Cold War defector George Blake, who betrayed 40 British agents, dies aged 98

Cold war spy George Blake who defected to the Russians, sending British agents to their deaths has died.

He was aged 98.

It’s thought Blake named more than 500 Western agents to his Kremlin masters.

Forty British agents were said to have paid the ultimate price for his treachery.

The former MI6 agent’s death was reported by Russia’s state-owned news agency RIA Novosti.

It was later confirmed by Sergei Ivanov at the Russian Foreign Intelligence Service (SVR).

President Vladimir Putin said Blake an “outstanding professional of special courage and life endurance”.

Putin himself was an agent in the KGB – now known as the SVR.

Mr Putin said: “Throughout the years of his hard and strenuous efforts he made a truly invaluable contribution to ensuring the strategic parity and the preservation of peace on the planet.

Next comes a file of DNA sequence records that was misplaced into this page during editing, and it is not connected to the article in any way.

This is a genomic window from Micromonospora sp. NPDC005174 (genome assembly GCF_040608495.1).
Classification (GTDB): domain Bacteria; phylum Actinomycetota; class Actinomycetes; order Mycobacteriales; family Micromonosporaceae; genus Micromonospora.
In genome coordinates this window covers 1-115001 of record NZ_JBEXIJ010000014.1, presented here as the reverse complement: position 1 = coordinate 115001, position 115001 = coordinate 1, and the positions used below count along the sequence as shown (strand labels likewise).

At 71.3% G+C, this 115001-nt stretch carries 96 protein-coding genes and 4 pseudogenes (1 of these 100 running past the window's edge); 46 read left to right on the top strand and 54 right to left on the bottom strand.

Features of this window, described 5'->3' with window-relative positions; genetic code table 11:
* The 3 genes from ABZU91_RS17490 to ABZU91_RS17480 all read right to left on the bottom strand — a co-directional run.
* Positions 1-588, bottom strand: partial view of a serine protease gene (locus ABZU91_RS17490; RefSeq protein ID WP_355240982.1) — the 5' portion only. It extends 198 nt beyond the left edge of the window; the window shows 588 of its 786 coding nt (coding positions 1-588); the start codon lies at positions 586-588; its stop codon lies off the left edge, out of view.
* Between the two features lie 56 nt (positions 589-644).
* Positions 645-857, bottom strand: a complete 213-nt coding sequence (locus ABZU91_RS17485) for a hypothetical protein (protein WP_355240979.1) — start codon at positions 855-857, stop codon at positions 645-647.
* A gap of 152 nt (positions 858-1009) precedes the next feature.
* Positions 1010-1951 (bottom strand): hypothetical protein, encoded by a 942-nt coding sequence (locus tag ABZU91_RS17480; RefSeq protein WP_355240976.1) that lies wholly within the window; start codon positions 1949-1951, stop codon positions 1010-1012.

“Our hearts will always cherish the warm memory of this legendary man.”

Blake was jailed in 1961 for 42 years for spying for the Soviets during the Cold War.

He leaked Government secrets to the Soviet Union, including the whereabouts of a secret tunnel the West had built to tap Soviet communications.

He was exposed to the British as a Soviet agent by a Polish defector.

Blake escaped from Wormwood Scrubs in 1966 and fled to Russia.

He later admitted in a BBC interview that he’d betrayed more than 500 agents.

But he denied his treachery had led to the execution of at least 40 British agents in Russia.







About the Author

Philip Braund spent 16 years at the Daily Mirror as a reporter and news editor before moving to ITV. He was the series producer of the ground-breaking investigation programme The Cook Report, Managing Editor at ITV's Millbank Studios, and Head of News at ITV Central. He has won national and regional Royal Television Society awards for documentaries.

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